This technology is MosquitoMate and it targets mosquito species which spread, among other things, the Zika virus. Males of the species do not bite people, so they are perfectly safe from even the wackiest Frankenmosquito concerns about imbuing humans with science. The new approved biopesticide is males infected with a strain of the Wolbachia bacterium (naturally occurring and common in most insect species), when they mate with females the offspring do not survive. Most importantly, Wolbachia-infected mosquitoes can’t carry the dengue virus.
One microbe stops the other. It’s brilliant.
The company, MosquitoMate, Inc. was not alone in pursuing this technology. In 2012, NPR wrote about Australian Scott O’Neill, who had spent 20 years trying to develop it for commercial use. Mosquitoes won’t just get the bacteria, the team had to inject it into the embryos manually. Then they had to wait a week to see if it took. Sometimes 18,000 embryos had no successful uptake.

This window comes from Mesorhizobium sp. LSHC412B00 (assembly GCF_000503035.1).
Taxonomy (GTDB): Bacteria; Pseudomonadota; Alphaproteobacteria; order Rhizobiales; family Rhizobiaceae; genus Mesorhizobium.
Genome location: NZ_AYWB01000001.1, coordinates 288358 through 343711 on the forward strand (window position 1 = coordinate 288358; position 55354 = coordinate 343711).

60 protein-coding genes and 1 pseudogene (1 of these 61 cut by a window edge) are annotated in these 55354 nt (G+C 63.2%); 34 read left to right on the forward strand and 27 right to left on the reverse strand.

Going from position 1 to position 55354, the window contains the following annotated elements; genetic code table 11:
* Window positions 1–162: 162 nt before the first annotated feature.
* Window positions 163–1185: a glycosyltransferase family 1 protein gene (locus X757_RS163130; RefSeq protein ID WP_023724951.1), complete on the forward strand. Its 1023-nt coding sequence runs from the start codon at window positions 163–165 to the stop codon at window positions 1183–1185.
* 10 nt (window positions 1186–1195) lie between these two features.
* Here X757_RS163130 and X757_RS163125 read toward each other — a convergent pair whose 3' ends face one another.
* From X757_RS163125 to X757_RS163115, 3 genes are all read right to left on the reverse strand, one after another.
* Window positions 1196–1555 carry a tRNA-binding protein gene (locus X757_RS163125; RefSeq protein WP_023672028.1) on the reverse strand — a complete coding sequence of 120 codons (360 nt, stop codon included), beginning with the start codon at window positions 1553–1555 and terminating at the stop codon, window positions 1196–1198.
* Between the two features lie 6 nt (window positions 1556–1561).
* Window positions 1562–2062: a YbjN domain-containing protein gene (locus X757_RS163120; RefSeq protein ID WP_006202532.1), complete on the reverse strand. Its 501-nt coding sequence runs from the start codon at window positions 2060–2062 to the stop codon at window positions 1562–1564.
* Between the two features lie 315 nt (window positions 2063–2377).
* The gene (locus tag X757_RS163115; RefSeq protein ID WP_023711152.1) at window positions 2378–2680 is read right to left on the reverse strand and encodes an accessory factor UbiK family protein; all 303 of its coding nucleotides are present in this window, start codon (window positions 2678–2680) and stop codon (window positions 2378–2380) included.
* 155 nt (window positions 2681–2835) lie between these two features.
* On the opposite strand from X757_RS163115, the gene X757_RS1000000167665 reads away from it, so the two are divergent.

The developers from the University of Kentucky are to be applauded for seeing this through. Science is hard. Navigating regulatory approval is even harder.
The GLP aggregated and excerpted this blog/article to reflect the diversity of news, opinion, and analysis. Read full, original post: Why It Took Over 20 Years To Get Bacteria To Fight Mosquitos – And Then Get EPA Approval